A cave along the Aksu river in Kazakhstan - Lost With Purpose

Yes, it really was that blue.

If you have your own car, you can ask the lady at ShymHostel for information on how to get to the park. She can also help you book a tour or get a taxi if you so choose.

(Alternative) Day 12-13 in Kazakhstan: Sayram-Ugam National Park

If it fits in your budget, Sayram-Ugam National Park is (relatively) close to Shymkent. Less frequented than neighboring Aksu-Zhabagyly National Park, it has a community-based tourism program and several village homestays to make your stay more comfortable.

The Central Asia Lonely Planet has more details on how to get there and where to stay, and you can try your hand at contacting the Ecotourism office for more information. Beware, many of the workers only speak Russian and Kazakh. Find a local friend to help you with making the call.

 

The entrance to the Khoja Ahmed Yasawi mausoleum in Turkestan, Kazakhstan - Lost With Purpose

The entrance to the mausoleum in Turkestan.

Day 13 in Kazakhstan: Day trip from Shymkent to Turkestan

Finally, we’ll take you to Kazakhstan’s spiritual heartland: Turkestan, home to Mausoleum of Khoja Ahmed Yasawi, a Turkic Sufi poet and saint. No visit to Kazakhstan is complete without seeing this epitome of Islamic architecture, and the most beautiful manmade structure in the country.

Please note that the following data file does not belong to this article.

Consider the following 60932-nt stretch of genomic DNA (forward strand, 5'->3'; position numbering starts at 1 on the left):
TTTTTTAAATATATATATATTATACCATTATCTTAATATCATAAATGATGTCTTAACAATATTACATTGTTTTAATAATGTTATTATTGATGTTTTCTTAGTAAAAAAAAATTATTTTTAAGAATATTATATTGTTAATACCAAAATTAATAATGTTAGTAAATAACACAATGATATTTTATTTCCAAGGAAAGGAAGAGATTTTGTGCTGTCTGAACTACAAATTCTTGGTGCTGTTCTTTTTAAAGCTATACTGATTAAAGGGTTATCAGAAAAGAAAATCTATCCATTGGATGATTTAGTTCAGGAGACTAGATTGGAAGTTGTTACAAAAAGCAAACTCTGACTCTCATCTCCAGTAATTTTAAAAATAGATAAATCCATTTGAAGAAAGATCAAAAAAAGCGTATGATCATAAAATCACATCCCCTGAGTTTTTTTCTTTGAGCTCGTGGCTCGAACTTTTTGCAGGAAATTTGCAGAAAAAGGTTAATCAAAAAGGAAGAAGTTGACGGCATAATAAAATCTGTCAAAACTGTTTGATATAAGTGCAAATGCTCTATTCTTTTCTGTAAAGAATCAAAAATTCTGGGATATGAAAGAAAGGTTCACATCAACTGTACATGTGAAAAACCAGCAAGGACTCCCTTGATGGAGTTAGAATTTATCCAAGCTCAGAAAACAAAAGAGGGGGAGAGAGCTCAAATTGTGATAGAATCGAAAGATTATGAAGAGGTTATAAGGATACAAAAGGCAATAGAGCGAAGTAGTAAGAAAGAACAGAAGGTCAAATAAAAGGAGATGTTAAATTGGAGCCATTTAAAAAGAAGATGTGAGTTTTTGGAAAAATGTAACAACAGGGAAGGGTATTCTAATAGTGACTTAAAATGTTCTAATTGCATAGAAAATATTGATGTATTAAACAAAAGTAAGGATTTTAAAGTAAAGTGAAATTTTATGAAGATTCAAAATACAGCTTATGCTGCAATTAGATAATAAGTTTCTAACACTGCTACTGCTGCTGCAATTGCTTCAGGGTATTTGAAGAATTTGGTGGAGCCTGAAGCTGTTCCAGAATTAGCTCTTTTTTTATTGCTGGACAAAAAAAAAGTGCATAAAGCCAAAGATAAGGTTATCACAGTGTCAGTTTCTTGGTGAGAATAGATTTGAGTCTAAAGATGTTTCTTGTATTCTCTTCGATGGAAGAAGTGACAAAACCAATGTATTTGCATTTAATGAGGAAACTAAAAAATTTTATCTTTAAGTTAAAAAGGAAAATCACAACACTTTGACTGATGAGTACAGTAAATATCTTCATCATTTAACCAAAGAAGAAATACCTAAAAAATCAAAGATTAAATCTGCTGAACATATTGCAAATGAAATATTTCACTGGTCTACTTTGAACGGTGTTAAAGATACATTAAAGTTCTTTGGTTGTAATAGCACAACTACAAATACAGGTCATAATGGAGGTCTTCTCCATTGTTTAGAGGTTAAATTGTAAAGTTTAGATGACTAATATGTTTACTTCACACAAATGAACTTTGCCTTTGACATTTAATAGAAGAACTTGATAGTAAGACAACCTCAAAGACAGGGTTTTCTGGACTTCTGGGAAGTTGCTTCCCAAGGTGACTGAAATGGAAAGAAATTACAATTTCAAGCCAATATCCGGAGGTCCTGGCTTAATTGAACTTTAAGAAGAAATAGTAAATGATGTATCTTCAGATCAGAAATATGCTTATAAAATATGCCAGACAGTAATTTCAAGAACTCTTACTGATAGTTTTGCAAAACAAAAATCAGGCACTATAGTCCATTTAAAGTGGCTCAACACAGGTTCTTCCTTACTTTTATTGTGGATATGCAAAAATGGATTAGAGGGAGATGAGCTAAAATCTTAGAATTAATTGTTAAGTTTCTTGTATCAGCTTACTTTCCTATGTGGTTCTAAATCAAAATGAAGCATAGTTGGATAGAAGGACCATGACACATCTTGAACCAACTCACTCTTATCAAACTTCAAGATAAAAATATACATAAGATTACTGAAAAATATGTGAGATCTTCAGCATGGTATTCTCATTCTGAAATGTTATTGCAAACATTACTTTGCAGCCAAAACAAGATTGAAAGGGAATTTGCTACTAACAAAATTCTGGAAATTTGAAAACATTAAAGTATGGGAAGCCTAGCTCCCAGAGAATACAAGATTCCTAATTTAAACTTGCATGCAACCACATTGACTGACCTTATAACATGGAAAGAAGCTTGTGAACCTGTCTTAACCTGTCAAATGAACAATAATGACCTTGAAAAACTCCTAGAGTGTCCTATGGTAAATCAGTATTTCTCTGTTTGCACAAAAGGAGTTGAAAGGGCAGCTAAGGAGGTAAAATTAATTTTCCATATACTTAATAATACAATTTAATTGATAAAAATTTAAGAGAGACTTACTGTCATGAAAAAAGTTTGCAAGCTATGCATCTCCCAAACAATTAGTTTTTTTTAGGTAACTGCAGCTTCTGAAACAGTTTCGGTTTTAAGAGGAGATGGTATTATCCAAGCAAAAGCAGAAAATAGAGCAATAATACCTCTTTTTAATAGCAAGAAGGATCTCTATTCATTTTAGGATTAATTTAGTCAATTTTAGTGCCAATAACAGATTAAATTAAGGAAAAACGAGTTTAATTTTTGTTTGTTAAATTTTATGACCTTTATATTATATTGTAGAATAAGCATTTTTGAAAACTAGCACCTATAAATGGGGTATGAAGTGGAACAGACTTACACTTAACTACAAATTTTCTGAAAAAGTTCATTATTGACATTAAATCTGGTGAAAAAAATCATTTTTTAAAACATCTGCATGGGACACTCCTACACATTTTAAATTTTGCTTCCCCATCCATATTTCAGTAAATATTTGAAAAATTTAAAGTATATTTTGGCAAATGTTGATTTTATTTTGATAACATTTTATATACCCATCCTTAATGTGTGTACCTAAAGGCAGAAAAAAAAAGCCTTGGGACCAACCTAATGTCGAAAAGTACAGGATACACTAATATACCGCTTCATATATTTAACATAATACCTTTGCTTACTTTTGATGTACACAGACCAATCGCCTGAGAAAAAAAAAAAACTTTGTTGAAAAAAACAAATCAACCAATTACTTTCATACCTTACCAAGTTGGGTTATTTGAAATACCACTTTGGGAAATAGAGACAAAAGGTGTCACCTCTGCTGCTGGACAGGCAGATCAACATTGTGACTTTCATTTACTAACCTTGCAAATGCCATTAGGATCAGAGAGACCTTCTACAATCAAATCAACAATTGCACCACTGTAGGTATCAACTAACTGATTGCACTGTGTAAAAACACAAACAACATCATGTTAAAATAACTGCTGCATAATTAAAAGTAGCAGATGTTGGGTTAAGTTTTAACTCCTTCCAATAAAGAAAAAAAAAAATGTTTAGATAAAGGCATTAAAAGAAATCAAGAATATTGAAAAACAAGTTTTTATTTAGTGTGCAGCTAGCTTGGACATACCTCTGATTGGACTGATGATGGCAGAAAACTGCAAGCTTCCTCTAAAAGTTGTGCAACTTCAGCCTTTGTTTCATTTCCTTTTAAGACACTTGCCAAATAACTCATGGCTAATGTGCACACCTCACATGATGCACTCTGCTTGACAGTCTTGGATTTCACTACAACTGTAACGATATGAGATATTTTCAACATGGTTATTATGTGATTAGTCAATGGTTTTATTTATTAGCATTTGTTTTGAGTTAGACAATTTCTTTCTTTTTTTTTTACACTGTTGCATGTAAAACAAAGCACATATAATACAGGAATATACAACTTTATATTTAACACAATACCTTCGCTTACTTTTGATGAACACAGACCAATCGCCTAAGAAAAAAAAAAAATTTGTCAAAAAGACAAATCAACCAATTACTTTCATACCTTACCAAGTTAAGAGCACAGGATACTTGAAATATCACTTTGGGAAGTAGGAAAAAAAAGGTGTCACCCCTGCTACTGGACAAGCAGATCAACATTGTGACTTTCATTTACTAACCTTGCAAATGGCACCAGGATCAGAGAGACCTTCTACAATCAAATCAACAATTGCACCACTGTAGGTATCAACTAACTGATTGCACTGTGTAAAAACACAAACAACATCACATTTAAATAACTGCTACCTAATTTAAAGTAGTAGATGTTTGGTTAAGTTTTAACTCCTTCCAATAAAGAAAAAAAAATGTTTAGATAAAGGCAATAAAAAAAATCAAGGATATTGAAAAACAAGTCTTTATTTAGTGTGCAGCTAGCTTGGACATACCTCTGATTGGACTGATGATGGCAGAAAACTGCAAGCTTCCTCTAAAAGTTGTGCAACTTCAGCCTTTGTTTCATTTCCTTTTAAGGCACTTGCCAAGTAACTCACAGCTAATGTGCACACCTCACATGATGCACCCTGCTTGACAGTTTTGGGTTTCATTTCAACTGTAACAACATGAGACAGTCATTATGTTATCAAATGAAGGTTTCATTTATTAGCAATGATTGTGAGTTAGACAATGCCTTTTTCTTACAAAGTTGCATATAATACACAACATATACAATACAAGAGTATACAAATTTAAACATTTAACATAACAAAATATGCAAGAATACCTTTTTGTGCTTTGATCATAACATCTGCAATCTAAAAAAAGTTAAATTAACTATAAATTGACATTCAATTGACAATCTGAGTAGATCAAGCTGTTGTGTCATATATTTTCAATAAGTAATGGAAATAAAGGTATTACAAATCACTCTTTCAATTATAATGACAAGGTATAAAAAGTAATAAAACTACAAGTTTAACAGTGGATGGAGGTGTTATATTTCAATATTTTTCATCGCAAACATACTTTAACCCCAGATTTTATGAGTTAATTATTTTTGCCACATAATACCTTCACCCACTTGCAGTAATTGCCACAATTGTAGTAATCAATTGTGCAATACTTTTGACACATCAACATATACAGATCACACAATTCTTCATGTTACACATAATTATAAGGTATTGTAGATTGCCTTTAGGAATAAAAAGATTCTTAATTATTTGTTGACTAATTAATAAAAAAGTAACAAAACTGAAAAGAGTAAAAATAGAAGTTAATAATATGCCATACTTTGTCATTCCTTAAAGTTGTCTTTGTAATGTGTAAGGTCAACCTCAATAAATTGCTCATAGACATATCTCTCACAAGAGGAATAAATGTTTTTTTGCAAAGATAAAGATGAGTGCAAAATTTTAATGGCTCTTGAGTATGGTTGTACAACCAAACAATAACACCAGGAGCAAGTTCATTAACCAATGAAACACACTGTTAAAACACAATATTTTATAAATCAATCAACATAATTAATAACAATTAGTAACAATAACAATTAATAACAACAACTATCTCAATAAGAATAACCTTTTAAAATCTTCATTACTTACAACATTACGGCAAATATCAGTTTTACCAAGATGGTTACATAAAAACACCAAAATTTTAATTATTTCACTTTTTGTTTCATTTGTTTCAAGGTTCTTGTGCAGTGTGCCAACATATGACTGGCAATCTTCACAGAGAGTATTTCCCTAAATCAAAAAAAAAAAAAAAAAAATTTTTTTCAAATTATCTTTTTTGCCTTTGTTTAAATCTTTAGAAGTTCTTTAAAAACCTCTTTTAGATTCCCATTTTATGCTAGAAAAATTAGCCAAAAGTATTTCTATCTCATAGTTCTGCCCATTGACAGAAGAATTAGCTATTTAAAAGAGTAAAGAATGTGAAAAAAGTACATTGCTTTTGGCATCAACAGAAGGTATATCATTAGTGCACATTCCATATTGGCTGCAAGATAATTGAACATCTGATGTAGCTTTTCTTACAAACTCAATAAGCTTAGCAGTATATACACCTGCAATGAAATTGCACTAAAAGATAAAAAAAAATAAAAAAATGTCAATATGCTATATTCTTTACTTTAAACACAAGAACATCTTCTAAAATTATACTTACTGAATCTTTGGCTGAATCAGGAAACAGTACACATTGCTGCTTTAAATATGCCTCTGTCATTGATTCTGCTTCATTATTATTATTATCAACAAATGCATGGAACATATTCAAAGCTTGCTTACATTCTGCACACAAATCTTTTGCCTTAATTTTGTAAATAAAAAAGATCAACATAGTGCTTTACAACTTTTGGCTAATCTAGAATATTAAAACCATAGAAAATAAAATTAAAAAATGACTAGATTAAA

The mausoleum of Khoja Ahmed Yasawi - Lost With Purpose

The mausoleum is as grand as the holy man was humble, and the intricate blue tile design and gorgeous dome are juxtaposed with a shiny new mosque in the back.

It’s 500 tenge for foreigners to enter the site, which contains the mausoleum, a library, and an underground mosque. Ladies, don’t forget to dress modestly and to bring a headscarf–it’s an Islamic site.

Flowers at the Khoja Ahmed Yasawi mosque in Turkestan, Kazakhstan - Lost With Purpose

Getting to Turkestan takes about 2 hours by marshrutka from Shymkent, making for a perfect day trip. You can easily spend a day wandering around the city, but there’s not much to keep you there overnight.

 

Hitchhiking in Kazakhstan - Lost With Purpose

Day 14 in Kazakhstan: Back to ???

Where you head on your last day depends on where you’re off to next.

Heading home via the airport? Use this day to meander back to Almaty–it’s a long train ride from Shymkent.

If you’re crossing into a neighboring country overland, see the section below.

 

Leaving Kazakhstan by marshrutka - Lost With Purpose

Leaving Kazakhstan overland?

If you plan to visit some of the other Central Asian countries on an overland trip, make sure to check out my combined Uzbekistan and Tajikistan itinerary!

Cost of traveling in Kazakhstan

Kazakhstan is relatively cheap to travel in, and where appropriate we have given the price in local currency. Travel costs in Kazakhstan can be kept low by hitchhiking (which is quite common), by eating in cafeterias instead of restaurants, and by staying in hostels and local homestays instead of hotels. If you want to know how much we spent in Kazakhstan, check out our budget report.